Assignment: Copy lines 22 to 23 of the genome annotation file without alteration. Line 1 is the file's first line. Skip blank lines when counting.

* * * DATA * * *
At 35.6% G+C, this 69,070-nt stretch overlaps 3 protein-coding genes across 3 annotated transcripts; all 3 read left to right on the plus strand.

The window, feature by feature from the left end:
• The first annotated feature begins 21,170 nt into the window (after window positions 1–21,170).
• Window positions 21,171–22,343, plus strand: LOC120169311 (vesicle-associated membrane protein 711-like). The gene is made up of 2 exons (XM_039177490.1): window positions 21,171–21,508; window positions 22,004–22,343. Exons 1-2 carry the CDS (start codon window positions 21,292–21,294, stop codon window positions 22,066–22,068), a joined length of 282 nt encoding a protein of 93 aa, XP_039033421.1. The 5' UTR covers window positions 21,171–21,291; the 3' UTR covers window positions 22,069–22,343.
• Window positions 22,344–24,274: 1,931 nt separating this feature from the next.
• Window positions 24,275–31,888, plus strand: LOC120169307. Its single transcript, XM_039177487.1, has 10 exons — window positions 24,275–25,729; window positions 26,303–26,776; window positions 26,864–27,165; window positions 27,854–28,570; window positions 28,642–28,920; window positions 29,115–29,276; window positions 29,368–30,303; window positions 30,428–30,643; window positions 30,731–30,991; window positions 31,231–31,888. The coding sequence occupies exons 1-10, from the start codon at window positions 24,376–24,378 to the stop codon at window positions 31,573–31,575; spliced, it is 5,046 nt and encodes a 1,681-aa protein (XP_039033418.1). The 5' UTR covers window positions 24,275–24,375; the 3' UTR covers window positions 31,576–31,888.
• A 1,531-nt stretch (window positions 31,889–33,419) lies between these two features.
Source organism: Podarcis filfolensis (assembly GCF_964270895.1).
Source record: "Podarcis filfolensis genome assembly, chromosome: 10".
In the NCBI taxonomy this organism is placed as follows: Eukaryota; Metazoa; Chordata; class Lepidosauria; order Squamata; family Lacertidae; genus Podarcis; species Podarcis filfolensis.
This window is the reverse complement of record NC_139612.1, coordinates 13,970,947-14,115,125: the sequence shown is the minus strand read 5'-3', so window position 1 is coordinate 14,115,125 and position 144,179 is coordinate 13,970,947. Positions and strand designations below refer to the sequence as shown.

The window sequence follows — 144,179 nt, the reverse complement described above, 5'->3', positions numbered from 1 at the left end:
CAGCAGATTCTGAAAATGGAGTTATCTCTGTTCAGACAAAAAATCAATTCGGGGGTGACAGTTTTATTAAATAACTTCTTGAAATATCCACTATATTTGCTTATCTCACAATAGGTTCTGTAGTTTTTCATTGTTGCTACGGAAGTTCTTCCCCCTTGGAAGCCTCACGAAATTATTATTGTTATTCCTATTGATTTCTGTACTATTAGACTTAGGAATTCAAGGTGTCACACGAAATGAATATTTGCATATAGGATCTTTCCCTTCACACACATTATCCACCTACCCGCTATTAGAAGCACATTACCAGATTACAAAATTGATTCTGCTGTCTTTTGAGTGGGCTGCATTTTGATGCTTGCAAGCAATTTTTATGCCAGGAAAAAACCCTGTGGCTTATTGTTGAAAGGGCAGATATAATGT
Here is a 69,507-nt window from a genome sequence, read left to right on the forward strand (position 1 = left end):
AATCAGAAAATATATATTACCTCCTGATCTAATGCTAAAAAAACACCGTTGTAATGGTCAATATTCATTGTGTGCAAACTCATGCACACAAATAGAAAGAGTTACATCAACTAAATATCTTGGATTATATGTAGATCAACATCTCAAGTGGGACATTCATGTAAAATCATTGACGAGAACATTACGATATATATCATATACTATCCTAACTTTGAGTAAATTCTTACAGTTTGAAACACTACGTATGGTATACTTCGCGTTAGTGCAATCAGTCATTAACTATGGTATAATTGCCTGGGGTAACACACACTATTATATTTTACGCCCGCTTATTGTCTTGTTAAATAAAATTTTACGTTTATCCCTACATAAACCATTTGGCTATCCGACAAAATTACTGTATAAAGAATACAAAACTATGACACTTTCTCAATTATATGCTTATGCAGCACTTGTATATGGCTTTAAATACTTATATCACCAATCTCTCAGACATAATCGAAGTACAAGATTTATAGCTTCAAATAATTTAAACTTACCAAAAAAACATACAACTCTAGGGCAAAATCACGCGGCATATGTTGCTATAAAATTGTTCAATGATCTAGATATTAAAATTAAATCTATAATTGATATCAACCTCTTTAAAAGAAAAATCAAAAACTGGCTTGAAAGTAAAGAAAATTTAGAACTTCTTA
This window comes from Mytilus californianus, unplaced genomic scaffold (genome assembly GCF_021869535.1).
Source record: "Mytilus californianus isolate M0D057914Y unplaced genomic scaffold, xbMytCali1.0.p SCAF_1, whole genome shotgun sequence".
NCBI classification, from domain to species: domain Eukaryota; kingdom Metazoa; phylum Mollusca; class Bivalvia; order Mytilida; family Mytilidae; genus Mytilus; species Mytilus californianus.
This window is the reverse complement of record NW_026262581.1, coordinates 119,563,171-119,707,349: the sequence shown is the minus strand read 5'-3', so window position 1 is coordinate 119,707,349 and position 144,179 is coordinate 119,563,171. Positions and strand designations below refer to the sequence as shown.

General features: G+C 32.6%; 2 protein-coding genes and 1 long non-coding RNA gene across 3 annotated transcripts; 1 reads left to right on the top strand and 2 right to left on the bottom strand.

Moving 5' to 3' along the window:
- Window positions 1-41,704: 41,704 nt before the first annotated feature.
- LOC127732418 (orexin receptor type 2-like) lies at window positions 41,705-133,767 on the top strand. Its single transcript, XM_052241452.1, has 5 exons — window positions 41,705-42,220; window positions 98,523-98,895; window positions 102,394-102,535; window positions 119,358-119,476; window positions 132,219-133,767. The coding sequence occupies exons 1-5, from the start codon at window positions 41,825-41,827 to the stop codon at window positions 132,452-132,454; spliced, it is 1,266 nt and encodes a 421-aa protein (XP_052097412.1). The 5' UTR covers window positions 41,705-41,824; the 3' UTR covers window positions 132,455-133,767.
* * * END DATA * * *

- Window positions 1-41,704: 41,704 nt before the first annotated feature.
- LOC127732418 (orexin receptor type 2-like) lies at window positions 41,705-133,767 on the top strand. Its single transcript, XM_052241452.1, has 5 exons — window positions 41,705-42,220; window positions 98,523-98,895; window positions 102,394-102,535; window positions 119,358-119,476; window positions 132,219-133,767. The coding sequence occupies exons 1-5, from the start codon at window positions 41,825-41,827 to the stop codon at window positions 132,452-132,454; spliced, it is 1,266 nt and encodes a 421-aa protein (XP_052097412.1). The 5' UTR covers window positions 41,705-41,824; the 3' UTR covers window positions 132,455-133,767.